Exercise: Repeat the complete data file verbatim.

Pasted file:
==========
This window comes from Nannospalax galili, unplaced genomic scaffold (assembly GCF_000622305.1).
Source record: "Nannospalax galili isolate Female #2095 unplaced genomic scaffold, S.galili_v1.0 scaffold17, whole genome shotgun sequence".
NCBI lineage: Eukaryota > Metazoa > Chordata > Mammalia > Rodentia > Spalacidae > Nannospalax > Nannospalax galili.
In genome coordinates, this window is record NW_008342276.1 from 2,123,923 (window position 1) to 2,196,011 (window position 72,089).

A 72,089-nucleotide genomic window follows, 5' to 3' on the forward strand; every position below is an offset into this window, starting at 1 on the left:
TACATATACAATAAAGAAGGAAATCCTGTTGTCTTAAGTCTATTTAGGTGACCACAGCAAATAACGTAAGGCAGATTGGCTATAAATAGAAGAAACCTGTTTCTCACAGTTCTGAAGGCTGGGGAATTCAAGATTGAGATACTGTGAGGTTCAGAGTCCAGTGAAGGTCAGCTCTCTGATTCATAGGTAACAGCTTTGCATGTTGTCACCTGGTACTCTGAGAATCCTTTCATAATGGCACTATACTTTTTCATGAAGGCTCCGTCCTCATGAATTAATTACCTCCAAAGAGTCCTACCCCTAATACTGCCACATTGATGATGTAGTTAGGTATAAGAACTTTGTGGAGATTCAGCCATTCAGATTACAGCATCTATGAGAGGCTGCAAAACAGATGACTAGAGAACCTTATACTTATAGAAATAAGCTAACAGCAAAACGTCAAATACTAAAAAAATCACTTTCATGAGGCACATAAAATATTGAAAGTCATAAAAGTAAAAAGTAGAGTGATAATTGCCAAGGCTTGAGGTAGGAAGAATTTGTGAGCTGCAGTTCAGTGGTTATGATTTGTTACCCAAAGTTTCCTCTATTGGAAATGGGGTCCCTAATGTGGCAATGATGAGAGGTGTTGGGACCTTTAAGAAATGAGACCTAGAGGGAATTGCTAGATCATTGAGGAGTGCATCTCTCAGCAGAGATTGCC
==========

This window comes from Nannospalax galili, unplaced genomic scaffold (assembly GCF_000622305.1).
Source record: "Nannospalax galili isolate Female #2095 unplaced genomic scaffold, S.galili_v1.0 scaffold17, whole genome shotgun sequence".
NCBI lineage: Eukaryota > Metazoa > Chordata > Mammalia > Rodentia > Spalacidae > Nannospalax > Nannospalax galili.
In genome coordinates, this window is record NW_008342276.1 from 2,123,923 (window position 1) to 2,196,011 (window position 72,089).

A 72,089-nucleotide genomic window follows, 5' to 3' on the forward strand; every position below is an offset into this window, starting at 1 on the left:
TACATATACAATAAAGAAGGAAATCCTGTTGTCTTAAGTCTATTTAGGTGACCACAGCAAATAACGTAAGGCAGATTGGCTATAAATAGAAGAAACCTGTTTCTCACAGTTCTGAAGGCTGGGGAATTCAAGATTGAGATACTGTGAGGTTCAGAGTCCAGTGAAGGTCAGCTCTCTGATTCATAGGTAACAGCTTTGCATGTTGTCACCTGGTACTCTGAGAATCCTTTCATAATGGCACTATACTTTTTCATGAAGGCTCCGTCCTCATGAATTAATTACCTCCAAAGAGTCCTACCCCTAATACTGCCACATTGATGATGTAGTTAGGTATAAGAACTTTGTGGAGATTCAGCCATTCAGATTACAGCATCTATGAGAGGCTGCAAAACAGATGACTAGAGAACCTTATACTTATAGAAATAAGCTAACAGCAAAACGTCAAATACTAAAAAAATCACTTTCATGAGGCACATAAAATATTGAAAGTCATAAAAGTAAAAAGTAGAGTGATAATTGCCAAGGCTTGAGGTAGGAAGAATTTGTGAGCTGCAGTTCAGTGGTTATGATTTGTTACCCAAAGTTTCCTCTATTGGAAATGGGGTCCCTAATGTGGCAATGATGAGAGGTGTTGGGACCTTTAAGAAATGAGACCTAGAGGGAATTGCTAGATCATTGAGGAGTGCATCTCTCAGCAGAGATTGCC